Hugh Alvin Ricks, 1939-2005
Hugh Alvin Ricks was one of those people everyone knew even if they didn't really know him. His designs for everything from early Jazzfest posters to Zatarain's spice labels, from the White Pages cover dedicated to the Aquarium of the Americas to the logos of the Hilton Hotel, were part of the New Orleans artistic landscape for decades.
"If you mention my daddy to anyone," said his son Patrick Ricks, "they can tell you at one time he was Mr. Art Deco of New Orleans."
And his artistry didn't end with his art.
"He was the consummate Renaissance man," said his son-in-law, U.S. Army Lt. Col. William C. Radcliff. "He was accomplished on many different levels, very well read, very erudite, soft-spoken and thoughtful."
Ricks grew up in the Iberville housing project and lied about his age to enter the U.S. Marine Corps early. When his deception was discovered near the end of boot camp, he was forced to wait a few months before he endured the arduous training regime a second time. After his discharge from the service, he studied design at Delgado Community College while working as a security guard at NASA.
He applied his customary sense of dedication to his commercial art career, working tirelessly on a steady stream of high-profile commissions from the 1960s onward: The Crescent City Classic poster, the Albuquerque Balloon Festival poster, the Boston Marathon poster. He won so many design and art awards over the years that he eventually stopped entering such competitions.
"I woke up every single morning to Beethoven, Mozart, The Moody Blues, Pink Floyd or Simon and Garfunkel, playing softly," said son Patrick, "and the sound of an air compressor running an airbrush. I woke up to the smell of turpentine."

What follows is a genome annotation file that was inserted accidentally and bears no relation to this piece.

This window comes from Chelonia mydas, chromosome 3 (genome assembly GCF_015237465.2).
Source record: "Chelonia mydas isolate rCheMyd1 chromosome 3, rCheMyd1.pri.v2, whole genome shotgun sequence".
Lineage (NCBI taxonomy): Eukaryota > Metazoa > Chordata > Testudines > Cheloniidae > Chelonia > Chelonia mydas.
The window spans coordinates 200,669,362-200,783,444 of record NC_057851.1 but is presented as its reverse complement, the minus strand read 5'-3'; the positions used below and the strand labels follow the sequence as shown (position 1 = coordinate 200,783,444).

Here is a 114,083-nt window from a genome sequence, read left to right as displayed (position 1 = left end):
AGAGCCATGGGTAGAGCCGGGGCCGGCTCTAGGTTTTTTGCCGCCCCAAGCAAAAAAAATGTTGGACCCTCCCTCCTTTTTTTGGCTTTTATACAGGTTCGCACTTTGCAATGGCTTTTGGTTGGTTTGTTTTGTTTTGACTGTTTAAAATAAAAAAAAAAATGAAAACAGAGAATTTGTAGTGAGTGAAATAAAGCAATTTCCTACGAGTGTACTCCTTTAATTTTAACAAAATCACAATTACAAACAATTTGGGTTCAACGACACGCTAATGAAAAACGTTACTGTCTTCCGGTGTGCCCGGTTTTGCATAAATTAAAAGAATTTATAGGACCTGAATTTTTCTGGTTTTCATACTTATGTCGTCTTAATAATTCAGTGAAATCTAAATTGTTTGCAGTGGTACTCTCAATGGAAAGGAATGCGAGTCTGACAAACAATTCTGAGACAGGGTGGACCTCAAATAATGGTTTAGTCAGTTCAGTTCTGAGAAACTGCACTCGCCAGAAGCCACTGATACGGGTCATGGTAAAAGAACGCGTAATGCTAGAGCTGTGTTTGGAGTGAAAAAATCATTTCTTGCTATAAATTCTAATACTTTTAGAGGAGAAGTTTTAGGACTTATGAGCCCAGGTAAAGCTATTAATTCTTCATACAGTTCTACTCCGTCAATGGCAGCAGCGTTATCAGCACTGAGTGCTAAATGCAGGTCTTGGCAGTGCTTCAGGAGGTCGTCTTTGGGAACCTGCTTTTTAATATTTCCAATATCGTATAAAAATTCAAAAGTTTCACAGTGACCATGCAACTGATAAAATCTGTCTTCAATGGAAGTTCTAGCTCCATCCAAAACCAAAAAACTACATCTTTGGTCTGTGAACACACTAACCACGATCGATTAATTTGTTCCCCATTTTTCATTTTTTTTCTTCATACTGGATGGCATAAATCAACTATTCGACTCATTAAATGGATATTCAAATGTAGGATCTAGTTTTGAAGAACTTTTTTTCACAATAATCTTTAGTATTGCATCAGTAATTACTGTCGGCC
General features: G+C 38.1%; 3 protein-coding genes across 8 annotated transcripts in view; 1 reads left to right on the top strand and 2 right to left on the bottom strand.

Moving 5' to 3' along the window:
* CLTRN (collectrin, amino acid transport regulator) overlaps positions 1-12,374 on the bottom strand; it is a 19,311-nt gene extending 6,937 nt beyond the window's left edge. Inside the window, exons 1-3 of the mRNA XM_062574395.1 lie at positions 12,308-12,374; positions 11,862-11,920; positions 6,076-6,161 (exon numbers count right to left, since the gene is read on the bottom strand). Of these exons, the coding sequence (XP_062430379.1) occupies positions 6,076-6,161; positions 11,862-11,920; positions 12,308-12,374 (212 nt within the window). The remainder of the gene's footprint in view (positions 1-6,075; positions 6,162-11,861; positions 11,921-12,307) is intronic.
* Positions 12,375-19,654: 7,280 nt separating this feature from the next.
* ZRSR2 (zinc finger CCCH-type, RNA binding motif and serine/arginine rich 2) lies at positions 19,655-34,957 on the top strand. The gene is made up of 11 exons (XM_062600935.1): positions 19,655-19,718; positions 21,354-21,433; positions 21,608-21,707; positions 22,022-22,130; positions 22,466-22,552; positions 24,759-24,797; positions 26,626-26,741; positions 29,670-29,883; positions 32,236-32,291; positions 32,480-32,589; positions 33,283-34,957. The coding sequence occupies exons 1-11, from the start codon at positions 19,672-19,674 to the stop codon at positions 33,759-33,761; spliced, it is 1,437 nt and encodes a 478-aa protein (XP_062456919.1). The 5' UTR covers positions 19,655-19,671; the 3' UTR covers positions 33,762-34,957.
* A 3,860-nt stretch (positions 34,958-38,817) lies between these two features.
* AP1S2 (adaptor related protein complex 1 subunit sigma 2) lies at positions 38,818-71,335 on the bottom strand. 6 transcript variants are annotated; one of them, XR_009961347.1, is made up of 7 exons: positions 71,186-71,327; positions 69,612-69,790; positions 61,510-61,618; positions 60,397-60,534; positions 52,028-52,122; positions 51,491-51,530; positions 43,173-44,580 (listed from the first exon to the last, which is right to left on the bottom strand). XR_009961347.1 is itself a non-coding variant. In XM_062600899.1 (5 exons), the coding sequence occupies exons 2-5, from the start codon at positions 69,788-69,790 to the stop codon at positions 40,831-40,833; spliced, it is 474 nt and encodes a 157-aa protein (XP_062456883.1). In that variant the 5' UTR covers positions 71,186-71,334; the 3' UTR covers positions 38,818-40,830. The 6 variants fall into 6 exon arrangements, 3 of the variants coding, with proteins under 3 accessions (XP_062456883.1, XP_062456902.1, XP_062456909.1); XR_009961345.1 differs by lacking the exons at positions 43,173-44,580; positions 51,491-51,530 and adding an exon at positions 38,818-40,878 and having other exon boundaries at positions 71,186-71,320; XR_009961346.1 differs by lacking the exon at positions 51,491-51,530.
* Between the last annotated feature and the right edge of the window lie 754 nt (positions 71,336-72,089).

Ricks married twice, having six children (Hugh Brion, Cynthia, Lorena, Sean, Benjamin and Patrick) with wife Janice Schmit Ricks and another child (Emma) with wife Laura Rizzo Ricks.
"He would sit with his pipe, wearing a straw hat, with his legs crossed like a gentleman, sketching," said Patrick Ricks. "He touched this town in a quiet way."
Ricks had recently completed an 8-foot portrait commission for Christian Brothers Academy when digestive problems caused him to check into Lindy Boggs Medical Center for gall bladder surgery. That was just days before Katrina struck, plunging New Orleans, including the hospital where Ricks was recovering, into chaos. Days later, after a harrowing, debilitating evacuation, the artist died Sept. 16 in Fort Worth, Texas. He was 66.
"There's no doubt in my mind that if my dad hadn't gone through all he'd been through," said son Patrick, "he'd be alive today."
Published in The Times-Picayune